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Runcie Chidebe: This is one of my most important studies
Jan 25, 2024, 17:09

Runcie Chidebe: This is one of my most important studies

Runcie Chidebe, Executive Director at Project PINK BLUE, recently posted on LinkedIn:

“As a patient advocate, this is one of my most important studies. It was a great opportunity for my team and me to explore and uplift the Cancer Patient Voices that are hugely neglected in Africa. I am so excited about this study. Please click here for the full paper or read my summary:

1. In this study, we found that some breast cancer survivors are “carrying their breast cancer alone” and never disclosed their diagnosis to their husbands.
One of the patients said: “It’s traumatizing for me that I lived all my life like a child… I haven’t been able to tell any single member of my family, not even my husband that I have this [breast cancer]. It’s so traumatizing. I am carrying this [breast cancer] all alone. With the little money I have, I cannot even ask for help because if I say it to them, honestly, they will be dead before I die”.

2. In Nigeria, chemotherapy is mostly administered using intravenous (IV) catheters. While IV are beneficial to BC survivors, the process of inserting the IV treatment (i.e., venipuncture) can be discomforting and painful for patients who require recurrent treatments for a longer time. One of the patients said: “I suffer a lot, maybe because I’m big… about nine pricks before I take chemo[therapy]. Nine full pricks! [she exclaims] Every part of my hands [are] vandalized… before I take chemo[therapy]… Because knowing that I’m going to feel pain, I’m going to feel another pain, more pain and still the result is not there [not successful]. In fact, it got to the point of using my leg and still, it was still very difficult. I would say they [doctors] are not patient… and not well trained. Their inpatient level can lead you to develop cancer on its own.”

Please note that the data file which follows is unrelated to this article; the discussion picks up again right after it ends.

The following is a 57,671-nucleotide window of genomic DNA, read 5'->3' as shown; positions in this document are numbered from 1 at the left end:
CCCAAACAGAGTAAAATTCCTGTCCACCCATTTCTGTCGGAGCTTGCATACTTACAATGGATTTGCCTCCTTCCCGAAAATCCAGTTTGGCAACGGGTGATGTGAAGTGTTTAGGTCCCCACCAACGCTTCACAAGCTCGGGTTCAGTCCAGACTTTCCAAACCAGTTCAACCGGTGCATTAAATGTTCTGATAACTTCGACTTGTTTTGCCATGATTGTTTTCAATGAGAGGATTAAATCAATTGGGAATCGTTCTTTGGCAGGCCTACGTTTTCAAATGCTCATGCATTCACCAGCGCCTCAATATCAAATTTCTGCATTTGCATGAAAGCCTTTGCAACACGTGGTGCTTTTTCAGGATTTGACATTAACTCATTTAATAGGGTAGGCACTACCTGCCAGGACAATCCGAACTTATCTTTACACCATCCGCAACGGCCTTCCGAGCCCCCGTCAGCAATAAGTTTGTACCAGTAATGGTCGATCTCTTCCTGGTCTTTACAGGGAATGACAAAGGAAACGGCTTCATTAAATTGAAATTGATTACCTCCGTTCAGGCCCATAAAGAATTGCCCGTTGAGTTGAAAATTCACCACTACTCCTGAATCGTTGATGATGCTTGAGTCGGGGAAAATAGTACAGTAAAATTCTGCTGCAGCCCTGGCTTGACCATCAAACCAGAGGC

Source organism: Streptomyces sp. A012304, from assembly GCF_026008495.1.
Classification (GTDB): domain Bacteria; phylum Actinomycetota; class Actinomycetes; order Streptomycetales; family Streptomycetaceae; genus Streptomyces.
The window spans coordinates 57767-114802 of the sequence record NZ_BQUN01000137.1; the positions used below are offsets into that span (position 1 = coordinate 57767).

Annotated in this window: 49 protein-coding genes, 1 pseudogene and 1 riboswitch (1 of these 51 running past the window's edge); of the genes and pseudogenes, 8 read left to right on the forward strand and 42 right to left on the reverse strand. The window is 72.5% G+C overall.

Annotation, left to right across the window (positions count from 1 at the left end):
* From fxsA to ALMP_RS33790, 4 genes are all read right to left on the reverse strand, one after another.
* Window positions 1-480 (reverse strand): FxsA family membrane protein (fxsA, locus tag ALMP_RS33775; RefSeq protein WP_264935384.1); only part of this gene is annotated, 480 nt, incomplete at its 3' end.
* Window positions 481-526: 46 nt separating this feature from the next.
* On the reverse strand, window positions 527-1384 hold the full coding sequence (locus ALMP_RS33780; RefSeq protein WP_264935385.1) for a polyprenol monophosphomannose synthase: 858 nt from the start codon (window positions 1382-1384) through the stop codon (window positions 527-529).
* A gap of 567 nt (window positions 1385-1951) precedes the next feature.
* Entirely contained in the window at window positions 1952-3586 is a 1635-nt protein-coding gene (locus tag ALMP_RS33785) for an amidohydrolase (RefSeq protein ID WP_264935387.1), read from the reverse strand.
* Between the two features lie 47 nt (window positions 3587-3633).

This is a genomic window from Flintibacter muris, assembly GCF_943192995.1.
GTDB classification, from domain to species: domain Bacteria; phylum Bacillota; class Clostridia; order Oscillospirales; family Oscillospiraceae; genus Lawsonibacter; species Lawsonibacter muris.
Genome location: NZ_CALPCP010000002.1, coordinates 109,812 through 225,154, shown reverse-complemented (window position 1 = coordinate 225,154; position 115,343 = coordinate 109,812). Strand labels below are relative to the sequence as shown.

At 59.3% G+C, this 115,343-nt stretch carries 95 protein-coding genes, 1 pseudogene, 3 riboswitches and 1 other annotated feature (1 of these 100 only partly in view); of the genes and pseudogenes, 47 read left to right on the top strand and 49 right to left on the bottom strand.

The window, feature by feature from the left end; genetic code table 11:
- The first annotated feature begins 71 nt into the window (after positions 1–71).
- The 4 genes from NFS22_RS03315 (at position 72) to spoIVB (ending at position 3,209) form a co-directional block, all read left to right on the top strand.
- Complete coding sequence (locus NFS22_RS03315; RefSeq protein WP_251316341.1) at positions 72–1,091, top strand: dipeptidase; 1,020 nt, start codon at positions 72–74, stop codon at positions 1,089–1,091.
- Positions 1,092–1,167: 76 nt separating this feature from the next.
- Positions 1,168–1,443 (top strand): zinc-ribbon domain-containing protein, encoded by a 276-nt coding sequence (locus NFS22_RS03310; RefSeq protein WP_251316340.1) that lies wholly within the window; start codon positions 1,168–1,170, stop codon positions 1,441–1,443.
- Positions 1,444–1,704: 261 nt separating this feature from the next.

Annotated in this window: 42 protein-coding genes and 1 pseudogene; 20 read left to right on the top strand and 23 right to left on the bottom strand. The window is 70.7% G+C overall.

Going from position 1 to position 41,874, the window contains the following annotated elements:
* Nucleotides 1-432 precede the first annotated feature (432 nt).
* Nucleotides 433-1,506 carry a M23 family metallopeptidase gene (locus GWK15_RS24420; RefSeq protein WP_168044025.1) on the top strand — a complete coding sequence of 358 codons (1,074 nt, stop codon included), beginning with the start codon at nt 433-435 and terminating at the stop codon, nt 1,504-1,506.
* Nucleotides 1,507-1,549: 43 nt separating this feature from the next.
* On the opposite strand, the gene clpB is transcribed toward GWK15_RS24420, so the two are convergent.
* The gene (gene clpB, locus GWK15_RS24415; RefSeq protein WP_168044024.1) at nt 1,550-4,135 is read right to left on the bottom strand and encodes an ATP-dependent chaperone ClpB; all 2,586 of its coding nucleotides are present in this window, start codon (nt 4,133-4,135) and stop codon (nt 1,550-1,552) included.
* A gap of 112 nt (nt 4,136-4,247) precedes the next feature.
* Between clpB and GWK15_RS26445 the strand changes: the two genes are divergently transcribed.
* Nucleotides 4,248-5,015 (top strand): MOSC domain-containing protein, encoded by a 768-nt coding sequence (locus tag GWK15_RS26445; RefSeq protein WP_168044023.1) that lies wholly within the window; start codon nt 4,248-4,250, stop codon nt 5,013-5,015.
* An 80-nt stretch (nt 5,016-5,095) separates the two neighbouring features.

3. Access to bone scans is limited. A patient said: “When I started chemotherapy, I couldn’t do a bone scan because there was no chemistry [reagents] …for the test and so I had a spread [of cancer] in my bone…Today, I have gone back to the public hospital and that is the only place where I can get radiotherapy. In fact, the doctor that did my surgery came from the UK. He was saying he sends all his patients to South Africa and Ghana”.

4. “Living my life” A patient said: “[breast cancer] has changed my perspective of life and you know, how I see things … it has made me more patient… In fact, it has made life more positive for me. More positive than otherwise”

While we explored the patient experiences, we also offered policy recommendations. I want to specially thank Prof. Kate de Medeiros for her intellectual guidance, and thorough direction. Special thanks to Miami University, Scripps Gerontology Center, MU Department of Sociology and Gerontology, and the Project PINK BLUE team. My co-authors Ifeoma OKOYE, Gloria Chinyere Okwu, Darlingtina Esiaka, PhD, CPG, CPH, Candi N., Zainab Shinkafi-Bagudu, Maria Chidi C Onyedibe and others. Thanks for all your efforts.”

Source: Runcie Chidebe/LinkedIn